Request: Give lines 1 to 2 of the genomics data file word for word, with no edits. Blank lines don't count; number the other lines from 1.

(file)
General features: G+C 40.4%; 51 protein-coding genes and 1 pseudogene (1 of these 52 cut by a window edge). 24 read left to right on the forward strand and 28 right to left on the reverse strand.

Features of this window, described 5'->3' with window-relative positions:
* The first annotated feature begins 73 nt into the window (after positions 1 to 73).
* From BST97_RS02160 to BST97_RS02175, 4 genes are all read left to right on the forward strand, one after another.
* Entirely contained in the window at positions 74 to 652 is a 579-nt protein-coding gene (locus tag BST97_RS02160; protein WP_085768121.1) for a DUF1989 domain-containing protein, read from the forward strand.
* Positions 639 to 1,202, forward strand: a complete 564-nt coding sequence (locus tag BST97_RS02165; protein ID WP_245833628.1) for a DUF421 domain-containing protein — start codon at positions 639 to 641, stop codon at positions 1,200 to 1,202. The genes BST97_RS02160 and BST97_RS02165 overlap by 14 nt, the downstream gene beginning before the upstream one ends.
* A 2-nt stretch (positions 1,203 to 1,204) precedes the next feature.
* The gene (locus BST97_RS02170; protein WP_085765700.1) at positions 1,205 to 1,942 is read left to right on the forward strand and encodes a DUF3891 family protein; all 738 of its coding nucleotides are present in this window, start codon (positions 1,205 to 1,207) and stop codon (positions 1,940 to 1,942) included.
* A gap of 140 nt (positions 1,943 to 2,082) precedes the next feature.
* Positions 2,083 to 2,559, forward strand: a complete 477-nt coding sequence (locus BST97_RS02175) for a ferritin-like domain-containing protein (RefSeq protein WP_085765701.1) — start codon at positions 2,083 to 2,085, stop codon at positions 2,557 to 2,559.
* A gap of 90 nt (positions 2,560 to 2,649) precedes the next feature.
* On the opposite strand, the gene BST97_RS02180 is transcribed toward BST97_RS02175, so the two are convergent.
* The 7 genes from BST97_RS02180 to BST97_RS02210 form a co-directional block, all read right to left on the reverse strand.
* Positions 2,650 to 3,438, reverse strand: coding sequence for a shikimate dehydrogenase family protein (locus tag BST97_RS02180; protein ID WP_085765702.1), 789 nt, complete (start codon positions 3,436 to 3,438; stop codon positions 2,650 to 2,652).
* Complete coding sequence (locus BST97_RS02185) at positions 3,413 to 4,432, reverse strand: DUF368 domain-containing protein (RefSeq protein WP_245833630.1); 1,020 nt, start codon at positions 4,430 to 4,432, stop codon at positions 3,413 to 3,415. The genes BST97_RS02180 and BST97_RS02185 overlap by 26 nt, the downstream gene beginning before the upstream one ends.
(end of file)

General features: G+C 40.4%; 51 protein-coding genes and 1 pseudogene (1 of these 52 cut by a window edge). 24 read left to right on the forward strand and 28 right to left on the reverse strand.

Features of this window, described 5'->3' with window-relative positions: